Understanding your legal and professional responsibilities
Because the practice of medicine is so intimately concerned with people’s bodies, personal vulnerabilites and well-being, it is subject to legal and ethical restrictions, all of which have evolved or been designed to protect patients’ interests.
They constrain healthcare practitioners to behave competently and ethically, and to conduct themselves with probity. Although in many respects intertwined, there are three distinct sources of legal and ethical principles that inform medical practice:
- The Constitution, and all the statutes and regulations stemming from it that embody its principles
- Case law
- The Health Professions Council of South Africa, which is mandated to set and maintain standards.
Under the Constitution, all citizens enjoy certain rights, and – as a doctor – you have a responsibility to ensure that those rights are respected
Patients’ constitutional rights
The Constitution is the supreme law of the Republic. Therefore all statutes and conduct must support and reflect its principles and aims. Under the Constitution, all citizens enjoy certain rights, and – as a doctor – you have a responsibility to ensure that those rights are respected; patients also have responsibilities, which are set out in the Patient’s Charter. The Patient’s Charter is an explicit statement of the rights and responsibilities implied by the Constitution.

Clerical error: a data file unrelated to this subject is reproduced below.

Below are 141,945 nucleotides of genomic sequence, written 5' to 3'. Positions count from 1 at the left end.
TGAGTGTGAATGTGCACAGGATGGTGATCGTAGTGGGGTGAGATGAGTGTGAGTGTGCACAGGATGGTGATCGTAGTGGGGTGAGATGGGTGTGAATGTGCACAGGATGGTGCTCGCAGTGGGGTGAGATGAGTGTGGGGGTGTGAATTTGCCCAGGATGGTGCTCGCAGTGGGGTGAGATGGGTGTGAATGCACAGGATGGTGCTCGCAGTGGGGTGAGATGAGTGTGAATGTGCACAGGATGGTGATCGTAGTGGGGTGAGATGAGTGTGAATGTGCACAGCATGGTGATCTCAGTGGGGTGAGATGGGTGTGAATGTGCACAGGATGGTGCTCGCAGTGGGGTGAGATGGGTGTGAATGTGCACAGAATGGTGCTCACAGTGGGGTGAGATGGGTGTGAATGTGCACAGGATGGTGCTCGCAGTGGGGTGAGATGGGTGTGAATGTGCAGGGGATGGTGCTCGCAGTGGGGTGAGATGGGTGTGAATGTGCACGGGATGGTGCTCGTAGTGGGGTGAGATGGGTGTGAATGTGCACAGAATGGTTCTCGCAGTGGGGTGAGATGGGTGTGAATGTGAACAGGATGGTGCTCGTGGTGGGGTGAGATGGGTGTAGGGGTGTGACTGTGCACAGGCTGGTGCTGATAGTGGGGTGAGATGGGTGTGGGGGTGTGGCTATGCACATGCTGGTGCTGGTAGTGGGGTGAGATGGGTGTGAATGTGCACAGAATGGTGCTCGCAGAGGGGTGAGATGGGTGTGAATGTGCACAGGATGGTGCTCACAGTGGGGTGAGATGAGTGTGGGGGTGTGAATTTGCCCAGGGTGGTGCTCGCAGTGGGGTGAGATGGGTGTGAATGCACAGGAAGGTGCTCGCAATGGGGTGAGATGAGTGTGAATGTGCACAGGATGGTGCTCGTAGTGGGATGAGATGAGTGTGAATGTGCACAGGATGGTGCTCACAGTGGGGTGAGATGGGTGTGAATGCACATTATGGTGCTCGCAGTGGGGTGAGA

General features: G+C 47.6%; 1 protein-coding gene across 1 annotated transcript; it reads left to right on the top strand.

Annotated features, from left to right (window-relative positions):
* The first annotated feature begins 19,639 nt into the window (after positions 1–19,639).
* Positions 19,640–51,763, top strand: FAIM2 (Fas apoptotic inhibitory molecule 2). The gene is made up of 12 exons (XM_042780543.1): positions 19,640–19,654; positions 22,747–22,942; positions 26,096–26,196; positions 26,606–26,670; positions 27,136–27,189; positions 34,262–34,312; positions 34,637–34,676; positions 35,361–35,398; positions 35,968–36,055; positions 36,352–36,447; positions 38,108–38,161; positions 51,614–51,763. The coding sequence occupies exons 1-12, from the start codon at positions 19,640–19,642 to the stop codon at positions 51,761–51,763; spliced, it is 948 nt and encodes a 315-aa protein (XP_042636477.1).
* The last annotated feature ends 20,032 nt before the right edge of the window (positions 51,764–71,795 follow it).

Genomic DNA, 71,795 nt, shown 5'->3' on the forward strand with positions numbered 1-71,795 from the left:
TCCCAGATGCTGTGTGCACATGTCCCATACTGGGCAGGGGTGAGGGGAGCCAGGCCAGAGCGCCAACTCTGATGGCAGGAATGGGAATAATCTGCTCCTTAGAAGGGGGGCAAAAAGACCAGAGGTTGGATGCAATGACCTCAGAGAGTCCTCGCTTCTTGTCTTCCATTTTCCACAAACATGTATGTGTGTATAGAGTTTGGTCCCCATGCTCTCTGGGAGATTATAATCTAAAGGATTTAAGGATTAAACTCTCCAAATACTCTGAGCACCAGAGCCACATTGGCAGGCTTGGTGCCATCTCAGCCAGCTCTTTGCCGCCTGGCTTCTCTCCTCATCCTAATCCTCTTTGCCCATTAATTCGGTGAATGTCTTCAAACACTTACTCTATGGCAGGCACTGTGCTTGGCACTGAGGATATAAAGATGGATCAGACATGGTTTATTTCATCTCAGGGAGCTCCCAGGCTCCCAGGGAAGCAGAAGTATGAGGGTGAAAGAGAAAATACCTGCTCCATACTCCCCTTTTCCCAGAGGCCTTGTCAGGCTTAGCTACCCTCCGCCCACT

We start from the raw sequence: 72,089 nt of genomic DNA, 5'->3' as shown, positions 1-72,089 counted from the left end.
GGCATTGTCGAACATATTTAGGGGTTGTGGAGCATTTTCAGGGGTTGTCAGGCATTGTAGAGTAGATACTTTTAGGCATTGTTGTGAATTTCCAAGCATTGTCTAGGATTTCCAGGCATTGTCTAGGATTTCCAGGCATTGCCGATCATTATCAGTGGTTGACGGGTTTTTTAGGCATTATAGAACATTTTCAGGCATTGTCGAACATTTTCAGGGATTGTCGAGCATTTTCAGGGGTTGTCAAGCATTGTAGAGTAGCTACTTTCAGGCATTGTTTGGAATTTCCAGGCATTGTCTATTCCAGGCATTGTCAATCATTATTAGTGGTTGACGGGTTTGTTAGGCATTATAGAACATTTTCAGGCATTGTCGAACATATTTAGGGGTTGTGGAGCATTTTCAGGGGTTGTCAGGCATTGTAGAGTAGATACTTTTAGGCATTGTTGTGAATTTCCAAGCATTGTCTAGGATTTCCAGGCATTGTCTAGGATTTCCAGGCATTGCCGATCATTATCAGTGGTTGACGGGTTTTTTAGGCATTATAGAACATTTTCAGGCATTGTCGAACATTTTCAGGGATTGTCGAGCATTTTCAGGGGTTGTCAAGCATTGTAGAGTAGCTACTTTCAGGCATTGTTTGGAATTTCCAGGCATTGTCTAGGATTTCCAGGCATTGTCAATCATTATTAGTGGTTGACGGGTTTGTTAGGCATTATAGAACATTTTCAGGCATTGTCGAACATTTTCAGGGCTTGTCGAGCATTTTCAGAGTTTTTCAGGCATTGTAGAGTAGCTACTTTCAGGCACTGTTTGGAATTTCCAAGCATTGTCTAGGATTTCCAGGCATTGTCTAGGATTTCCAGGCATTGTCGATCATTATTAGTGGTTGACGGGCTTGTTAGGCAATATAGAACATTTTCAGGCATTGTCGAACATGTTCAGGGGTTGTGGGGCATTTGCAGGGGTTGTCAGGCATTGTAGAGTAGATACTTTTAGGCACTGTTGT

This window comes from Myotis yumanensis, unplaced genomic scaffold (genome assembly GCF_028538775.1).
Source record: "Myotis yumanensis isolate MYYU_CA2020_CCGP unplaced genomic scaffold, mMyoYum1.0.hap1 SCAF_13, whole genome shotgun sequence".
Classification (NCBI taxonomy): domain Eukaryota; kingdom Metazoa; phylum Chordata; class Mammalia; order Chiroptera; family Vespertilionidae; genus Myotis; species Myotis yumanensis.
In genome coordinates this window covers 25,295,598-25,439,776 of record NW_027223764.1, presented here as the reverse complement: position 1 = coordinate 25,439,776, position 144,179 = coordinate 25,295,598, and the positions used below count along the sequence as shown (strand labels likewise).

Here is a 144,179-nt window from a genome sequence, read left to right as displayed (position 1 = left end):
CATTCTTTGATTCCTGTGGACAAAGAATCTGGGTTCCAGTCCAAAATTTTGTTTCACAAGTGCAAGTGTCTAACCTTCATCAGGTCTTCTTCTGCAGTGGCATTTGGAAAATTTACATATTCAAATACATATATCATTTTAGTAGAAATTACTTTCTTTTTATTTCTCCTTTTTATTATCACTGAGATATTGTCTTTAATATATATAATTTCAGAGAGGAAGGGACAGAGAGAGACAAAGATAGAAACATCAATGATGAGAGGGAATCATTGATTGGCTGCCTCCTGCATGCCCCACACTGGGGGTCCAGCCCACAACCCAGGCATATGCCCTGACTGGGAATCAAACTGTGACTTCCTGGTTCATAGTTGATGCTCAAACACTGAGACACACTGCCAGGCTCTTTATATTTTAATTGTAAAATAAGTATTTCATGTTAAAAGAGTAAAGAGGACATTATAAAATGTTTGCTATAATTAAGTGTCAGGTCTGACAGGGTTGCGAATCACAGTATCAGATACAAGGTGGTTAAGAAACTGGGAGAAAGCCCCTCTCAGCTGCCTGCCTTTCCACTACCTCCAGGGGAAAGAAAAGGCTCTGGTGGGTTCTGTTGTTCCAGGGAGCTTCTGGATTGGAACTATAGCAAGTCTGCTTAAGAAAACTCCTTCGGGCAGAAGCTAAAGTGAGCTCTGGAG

Patients’ rights include:
- “A healthy and safe environment
- Participation in decision-making
- Access to health care services which include:
- Receiving timely emergency care
- Treatment and rehabilitation
- Confidentiality and privacy
- Informed consent
- Refusal of treatment
- Be referred for a second opinion
- Continuity of care
- Complain about health services.”
The Promotion of Access to Information Act of 2000, for example, gives everyone a right of access to their records (including health records) if they need them to exercise or protect their rights
Patients’ responsibilites include:
- Taking care of their health
- Not abusing the healthcare system
- Providing healthcare providers “with the relevant and accurate information for diagnostic, treatment, rehabilitation or counselling purposes”
- Telling their healthcare providers what their wishes are regarding their death
- Complying with treatment
- Taking care of health records in their possession.
Many of the principles and ideals expressed in the Constitution have been encoded in legislation, some of which has a direct bearing on the work and business of general practice. The Promotion of Access to Information Act of 2000, for example, gives everyone a right of access to their records (including health records) if they need them to exercise or protect their rights, even if the holder of the information is a private business.
Other statutes and regulations that may affect general practice (see Box 1) include the Children’s Act, which clarifies children’s rights and parental responsibilities; the Communicable Diseases Regulations, which set out medical practitioners’ responsibilities regarding notifiable diseases; and various regulations under the Health Professions Act governing the licensing of practices, among other things.
Box 1: Examples of statutes and regulations relevant to healthcare
- Abortion and Sterilisation Act 1975
- Children’s Act Regulations 2010